Lyme would appear to be the only tick taxi passenger of which we should we wary if judged by social media and news outlines. As a functional medicine doctor, I do appreciate the heightened awareness of Lyme disease so that more of the undiagnosed can finally get answers. However, let us know ignore the fact that ticks serve as able taxis for other bacterial and viral infections. The research world has repeatedly reported this fact, but conventional medicine does not.
This study from Europe obviously can only be extrapolated onto the American epidemiology of ticks, but reveals how commonly such infections travel in the European tick Ixodes Ricinus. Researchers used recently developed screening labs to screen 267 ticks from an area in the French Ardennes for 37 pathogens (bacteria or viruses) and then 4 symbionts (not pathogens for humans, but microbes that may affect the viability and infectivity of ticks). While not surprising to those of us caring for Lyme infected patients, the findings deserve rapt attention from others. Of the 45% which had some infectious agent in them, half possessed at least one more infection type.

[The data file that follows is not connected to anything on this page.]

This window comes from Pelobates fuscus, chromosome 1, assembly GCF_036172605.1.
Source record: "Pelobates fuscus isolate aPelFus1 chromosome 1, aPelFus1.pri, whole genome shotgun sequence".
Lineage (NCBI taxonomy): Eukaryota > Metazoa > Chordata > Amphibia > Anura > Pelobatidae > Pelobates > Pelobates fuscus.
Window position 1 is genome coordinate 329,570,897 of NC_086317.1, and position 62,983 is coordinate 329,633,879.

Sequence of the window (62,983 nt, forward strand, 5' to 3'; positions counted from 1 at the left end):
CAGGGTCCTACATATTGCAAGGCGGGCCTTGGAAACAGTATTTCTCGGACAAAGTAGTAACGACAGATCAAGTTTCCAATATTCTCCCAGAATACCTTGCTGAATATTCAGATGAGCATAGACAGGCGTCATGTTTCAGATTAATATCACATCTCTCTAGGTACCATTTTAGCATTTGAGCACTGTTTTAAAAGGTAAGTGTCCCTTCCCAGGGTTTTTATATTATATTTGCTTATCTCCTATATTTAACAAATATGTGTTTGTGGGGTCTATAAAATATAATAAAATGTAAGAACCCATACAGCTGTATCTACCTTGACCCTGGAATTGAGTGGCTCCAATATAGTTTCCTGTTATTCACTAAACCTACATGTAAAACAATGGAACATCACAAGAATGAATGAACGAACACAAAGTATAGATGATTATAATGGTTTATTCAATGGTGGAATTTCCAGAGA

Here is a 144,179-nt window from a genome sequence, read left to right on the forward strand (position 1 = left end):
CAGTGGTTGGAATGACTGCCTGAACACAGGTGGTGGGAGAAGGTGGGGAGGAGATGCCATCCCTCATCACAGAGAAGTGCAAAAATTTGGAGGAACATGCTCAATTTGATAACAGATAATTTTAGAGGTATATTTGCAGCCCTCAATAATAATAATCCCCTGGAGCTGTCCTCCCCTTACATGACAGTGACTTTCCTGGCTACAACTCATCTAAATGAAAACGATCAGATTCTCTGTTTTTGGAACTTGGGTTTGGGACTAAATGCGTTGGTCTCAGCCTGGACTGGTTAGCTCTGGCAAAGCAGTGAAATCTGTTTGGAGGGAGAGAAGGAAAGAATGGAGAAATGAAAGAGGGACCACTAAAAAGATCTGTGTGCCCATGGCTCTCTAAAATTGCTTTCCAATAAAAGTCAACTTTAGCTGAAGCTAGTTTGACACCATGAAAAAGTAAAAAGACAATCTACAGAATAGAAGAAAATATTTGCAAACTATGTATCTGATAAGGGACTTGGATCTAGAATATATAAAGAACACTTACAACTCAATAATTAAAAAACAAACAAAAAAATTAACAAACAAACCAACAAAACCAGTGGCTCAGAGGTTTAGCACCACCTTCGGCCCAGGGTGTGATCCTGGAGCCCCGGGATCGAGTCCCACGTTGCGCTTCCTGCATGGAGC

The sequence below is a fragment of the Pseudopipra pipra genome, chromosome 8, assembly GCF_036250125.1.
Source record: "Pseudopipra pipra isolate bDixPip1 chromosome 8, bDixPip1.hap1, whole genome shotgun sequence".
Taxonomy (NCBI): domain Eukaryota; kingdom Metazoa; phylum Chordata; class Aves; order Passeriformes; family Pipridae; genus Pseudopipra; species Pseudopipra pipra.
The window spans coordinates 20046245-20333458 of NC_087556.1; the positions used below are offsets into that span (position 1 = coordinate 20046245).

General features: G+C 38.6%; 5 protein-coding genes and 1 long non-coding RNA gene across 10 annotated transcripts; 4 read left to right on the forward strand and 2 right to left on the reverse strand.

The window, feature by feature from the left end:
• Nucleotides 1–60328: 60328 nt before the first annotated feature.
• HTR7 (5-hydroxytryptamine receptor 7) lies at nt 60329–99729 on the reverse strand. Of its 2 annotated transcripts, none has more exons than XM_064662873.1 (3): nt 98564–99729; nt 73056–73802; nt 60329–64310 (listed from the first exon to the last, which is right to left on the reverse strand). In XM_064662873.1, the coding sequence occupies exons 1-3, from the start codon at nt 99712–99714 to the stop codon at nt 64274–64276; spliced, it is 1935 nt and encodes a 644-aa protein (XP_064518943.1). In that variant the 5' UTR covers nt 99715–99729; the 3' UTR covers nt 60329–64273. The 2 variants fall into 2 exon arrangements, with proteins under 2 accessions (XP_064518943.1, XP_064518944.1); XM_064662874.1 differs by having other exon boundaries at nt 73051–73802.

I emphasize that this is Europe, but there is no clear reason we should doubt other tick species in the USA may carry multiple infections. For this reason, when we diagnose Lyme in a patient, we order a co-infection panel. These co-infections may include other Borrelia species, Bartonella, Babesia, Ehrlichia, Anaplasma, or others. To restore health more abundant lives we must identify all the targets. Knowing that these disease travel together in tick taxis helps us search and find all of these targets.
Moutailler, Sara et al. “Co-infection of Ticks: The Rule Rather Than the Exception.” PLoS neglected tropical diseases vol. 10,3 e0004539. 17 Mar. 2016, doi:10.1371/journal.pntd.0004539